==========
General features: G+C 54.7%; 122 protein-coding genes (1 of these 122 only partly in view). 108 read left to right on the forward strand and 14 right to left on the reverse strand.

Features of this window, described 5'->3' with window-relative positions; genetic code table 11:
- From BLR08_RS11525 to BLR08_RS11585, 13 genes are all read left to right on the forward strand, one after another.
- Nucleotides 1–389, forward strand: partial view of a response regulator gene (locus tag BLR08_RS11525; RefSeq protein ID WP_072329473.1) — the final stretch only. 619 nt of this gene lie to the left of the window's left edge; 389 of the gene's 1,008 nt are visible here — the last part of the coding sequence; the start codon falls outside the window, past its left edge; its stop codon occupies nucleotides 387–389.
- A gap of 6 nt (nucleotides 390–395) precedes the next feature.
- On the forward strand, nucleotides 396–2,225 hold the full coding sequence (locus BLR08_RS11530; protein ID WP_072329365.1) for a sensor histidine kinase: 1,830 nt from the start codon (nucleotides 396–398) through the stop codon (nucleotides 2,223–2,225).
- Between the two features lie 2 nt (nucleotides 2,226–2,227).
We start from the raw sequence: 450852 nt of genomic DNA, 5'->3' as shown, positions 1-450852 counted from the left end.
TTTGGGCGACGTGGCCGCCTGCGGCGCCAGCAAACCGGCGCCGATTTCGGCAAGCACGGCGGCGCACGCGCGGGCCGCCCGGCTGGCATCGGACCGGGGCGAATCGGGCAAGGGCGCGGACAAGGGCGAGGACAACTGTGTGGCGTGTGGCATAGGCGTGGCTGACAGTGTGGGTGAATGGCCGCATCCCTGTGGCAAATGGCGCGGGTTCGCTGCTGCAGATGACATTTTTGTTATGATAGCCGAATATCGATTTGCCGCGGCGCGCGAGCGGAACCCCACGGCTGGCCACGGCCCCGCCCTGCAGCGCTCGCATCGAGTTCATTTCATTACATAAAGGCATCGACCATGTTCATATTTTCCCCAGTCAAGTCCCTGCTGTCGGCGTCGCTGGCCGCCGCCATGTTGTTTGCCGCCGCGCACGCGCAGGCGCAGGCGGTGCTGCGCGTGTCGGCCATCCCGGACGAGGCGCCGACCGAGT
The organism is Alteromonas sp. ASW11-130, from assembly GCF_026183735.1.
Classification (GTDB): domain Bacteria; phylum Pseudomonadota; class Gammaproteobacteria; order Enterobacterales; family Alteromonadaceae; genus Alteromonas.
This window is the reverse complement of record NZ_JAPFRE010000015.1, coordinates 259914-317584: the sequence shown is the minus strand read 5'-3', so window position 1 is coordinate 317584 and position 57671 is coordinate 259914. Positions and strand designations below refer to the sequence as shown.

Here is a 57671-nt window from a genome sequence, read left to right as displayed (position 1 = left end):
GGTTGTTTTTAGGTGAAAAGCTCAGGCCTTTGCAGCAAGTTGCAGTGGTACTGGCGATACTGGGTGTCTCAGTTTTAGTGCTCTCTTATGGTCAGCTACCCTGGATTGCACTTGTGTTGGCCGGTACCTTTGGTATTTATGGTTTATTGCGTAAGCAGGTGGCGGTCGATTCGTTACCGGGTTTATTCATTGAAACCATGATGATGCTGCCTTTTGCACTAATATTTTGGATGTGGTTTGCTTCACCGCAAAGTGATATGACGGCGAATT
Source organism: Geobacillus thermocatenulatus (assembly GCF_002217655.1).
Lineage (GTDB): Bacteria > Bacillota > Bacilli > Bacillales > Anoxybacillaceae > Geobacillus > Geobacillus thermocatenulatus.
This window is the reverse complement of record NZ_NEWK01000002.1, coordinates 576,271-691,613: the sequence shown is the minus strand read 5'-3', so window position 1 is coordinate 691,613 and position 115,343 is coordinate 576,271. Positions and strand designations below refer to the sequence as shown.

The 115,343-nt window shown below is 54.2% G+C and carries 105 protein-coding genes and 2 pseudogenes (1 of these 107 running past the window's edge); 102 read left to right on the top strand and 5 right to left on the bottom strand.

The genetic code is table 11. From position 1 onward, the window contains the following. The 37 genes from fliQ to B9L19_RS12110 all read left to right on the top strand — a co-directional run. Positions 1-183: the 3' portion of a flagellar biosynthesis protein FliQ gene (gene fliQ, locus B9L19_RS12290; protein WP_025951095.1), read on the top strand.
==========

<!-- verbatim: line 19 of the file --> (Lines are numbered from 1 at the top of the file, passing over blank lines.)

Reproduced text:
The genetic code is table 11. From position 1 onward, the window contains the following. The 37 genes from fliQ to B9L19_RS12110 all read left to right on the top strand — a co-directional run. Positions 1-183: the 3' portion of a flagellar biosynthesis protein FliQ gene (gene fliQ, locus B9L19_RS12290; protein WP_025951095.1), read on the top strand.